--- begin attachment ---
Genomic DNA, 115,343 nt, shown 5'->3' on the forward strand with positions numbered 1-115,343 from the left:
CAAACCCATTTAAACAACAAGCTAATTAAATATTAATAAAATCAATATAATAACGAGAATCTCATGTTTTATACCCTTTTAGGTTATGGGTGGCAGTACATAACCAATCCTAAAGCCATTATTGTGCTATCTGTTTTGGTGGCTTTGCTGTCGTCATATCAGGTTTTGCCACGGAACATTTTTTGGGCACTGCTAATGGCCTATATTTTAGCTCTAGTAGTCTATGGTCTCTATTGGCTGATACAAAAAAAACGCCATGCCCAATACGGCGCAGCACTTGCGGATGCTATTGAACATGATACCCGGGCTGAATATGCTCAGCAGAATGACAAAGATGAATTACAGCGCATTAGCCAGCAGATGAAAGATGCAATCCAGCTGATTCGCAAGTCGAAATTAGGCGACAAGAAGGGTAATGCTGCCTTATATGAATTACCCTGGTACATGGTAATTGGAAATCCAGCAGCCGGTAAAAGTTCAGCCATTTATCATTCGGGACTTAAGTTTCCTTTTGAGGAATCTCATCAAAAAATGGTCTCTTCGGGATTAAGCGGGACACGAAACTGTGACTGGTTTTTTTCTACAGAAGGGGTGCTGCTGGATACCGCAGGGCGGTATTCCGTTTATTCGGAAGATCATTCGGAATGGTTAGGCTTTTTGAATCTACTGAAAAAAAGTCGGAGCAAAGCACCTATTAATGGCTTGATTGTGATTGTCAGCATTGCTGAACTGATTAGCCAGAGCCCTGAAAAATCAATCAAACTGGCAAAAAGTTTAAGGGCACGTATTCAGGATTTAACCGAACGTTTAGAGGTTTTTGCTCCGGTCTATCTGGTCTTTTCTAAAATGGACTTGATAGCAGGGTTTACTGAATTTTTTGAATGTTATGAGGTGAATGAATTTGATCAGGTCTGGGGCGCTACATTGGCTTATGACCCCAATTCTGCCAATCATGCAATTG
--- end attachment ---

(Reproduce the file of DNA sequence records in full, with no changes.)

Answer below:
Genomic DNA, 115,343 nt, shown 5'->3' on the forward strand with positions numbered 1-115,343 from the left:
CAAACCCATTTAAACAACAAGCTAATTAAATATTAATAAAATCAATATAATAACGAGAATCTCATGTTTTATACCCTTTTAGGTTATGGGTGGCAGTACATAACCAATCCTAAAGCCATTATTGTGCTATCTGTTTTGGTGGCTTTGCTGTCGTCATATCAGGTTTTGCCACGGAACATTTTTTGGGCACTGCTAATGGCCTATATTTTAGCTCTAGTAGTCTATGGTCTCTATTGGCTGATACAAAAAAAACGCCATGCCCAATACGGCGCAGCACTTGCGGATGCTATTGAACATGATACCCGGGCTGAATATGCTCAGCAGAATGACAAAGATGAATTACAGCGCATTAGCCAGCAGATGAAAGATGCAATCCAGCTGATTCGCAAGTCGAAATTAGGCGACAAGAAGGGTAATGCTGCCTTATATGAATTACCCTGGTACATGGTAATTGGAAATCCAGCAGCCGGTAAAAGTTCAGCCATTTATCATTCGGGACTTAAGTTTCCTTTTGAGGAATCTCATCAAAAAATGGTCTCTTCGGGATTAAGCGGGACACGAAACTGTGACTGGTTTTTTTCTACAGAAGGGGTGCTGCTGGATACCGCAGGGCGGTATTCCGTTTATTCGGAAGATCATTCGGAATGGTTAGGCTTTTTGAATCTACTGAAAAAAAGTCGGAGCAAAGCACCTATTAATGGCTTGATTGTGATTGTCAGCATTGCTGAACTGATTAGCCAGAGCCCTGAAAAATCAATCAAACTGGCAAAAAGTTTAAGGGCACGTATTCAGGATTTAACCGAACGTTTAGAGGTTTTTGCTCCGGTCTATCTGGTCTTTTCTAAAATGGACTTGATAGCAGGGTTTACTGAATTTTTTGAATGTTATGAGGTGAATGAATTTGATCAGGTCTGGGGCGCTACATTGGCTTATGACCCCAATTCTGCCAATCATGCAATTG